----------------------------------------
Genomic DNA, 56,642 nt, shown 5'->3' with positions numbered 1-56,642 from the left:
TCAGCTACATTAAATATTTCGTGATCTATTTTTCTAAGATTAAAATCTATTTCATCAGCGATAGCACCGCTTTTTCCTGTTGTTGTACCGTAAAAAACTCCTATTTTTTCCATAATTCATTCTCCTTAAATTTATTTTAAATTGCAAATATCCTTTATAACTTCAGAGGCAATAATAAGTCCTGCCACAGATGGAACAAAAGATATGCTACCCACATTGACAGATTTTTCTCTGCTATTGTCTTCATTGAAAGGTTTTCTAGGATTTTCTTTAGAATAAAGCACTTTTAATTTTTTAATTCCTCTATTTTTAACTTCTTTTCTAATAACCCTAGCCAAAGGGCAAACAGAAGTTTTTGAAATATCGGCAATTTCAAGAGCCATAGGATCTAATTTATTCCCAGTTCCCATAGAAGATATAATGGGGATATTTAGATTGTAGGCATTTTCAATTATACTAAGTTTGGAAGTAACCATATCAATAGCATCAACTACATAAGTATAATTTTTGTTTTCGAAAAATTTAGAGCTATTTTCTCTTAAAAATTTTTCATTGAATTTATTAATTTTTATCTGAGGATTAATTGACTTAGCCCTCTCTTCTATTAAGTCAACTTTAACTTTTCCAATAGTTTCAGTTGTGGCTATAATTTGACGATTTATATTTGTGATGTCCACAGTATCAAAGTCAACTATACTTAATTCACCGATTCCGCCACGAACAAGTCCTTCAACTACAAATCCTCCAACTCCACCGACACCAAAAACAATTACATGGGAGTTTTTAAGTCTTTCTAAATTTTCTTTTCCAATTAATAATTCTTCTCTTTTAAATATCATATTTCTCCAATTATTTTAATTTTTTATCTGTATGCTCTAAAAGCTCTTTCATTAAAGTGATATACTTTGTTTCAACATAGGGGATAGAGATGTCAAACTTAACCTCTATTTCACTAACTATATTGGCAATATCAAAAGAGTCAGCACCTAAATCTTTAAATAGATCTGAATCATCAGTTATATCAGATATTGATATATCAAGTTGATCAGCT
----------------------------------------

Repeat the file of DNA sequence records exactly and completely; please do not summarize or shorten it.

Genomic DNA, 56,642 nt, shown 5'->3' with positions numbered 1-56,642 from the left:
TCAGCTACATTAAATATTTCGTGATCTATTTTTCTAAGATTAAAATCTATTTCATCAGCGATAGCACCGCTTTTTCCTGTTGTTGTACCGTAAAAAACTCCTATTTTTTCCATAATTCATTCTCCTTAAATTTATTTTAAATTGCAAATATCCTTTATAACTTCAGAGGCAATAATAAGTCCTGCCACAGATGGAACAAAAGATATGCTACCCACATTGACAGATTTTTCTCTGCTATTGTCTTCATTGAAAGGTTTTCTAGGATTTTCTTTAGAATAAAGCACTTTTAATTTTTTAATTCCTCTATTTTTAACTTCTTTTCTAATAACCCTAGCCAAAGGGCAAACAGAAGTTTTTGAAATATCGGCAATTTCAAGAGCCATAGGATCTAATTTATTCCCAGTTCCCATAGAAGATATAATGGGGATATTTAGATTGTAGGCATTTTCAATTATACTAAGTTTGGAAGTAACCATATCAATAGCATCAACTACATAAGTATAATTTTTGTTTTCGAAAAATTTAGAGCTATTTTCTCTTAAAAATTTTTCATTGAATTTATTAATTTTTATCTGAGGATTAATTGACTTAGCCCTCTCTTCTATTAAGTCAACTTTAACTTTTCCAATAGTTTCAGTTGTGGCTATAATTTGACGATTTATATTTGTGATGTCCACAGTATCAAAGTCAACTATACTTAATTCACCGATTCCGCCACGAACAAGTCCTTCAACTACAAATCCTCCAACTCCACCGACACCAAAAACAATTACATGGGAGTTTTTAAGTCTTTCTAAATTTTCTTTTCCAATTAATAATTCTTCTCTTTTAAATATCATATTTCTCCAATTATTTTAATTTTTTATCTGTATGCTCTAAAAGCTCTTTCATTAAAGTGATATACTTTGTTTCAACATAGGGGATAGAGATGTCAAACTTAACCTCTATTTCACTAACTATATTGGCAATATCAAAAGAGTCAGCACCTAAATCTTTAAATAGATCTGAATCATCAGTTATATCAGATATTGATATATCAAGTTGATCAGCT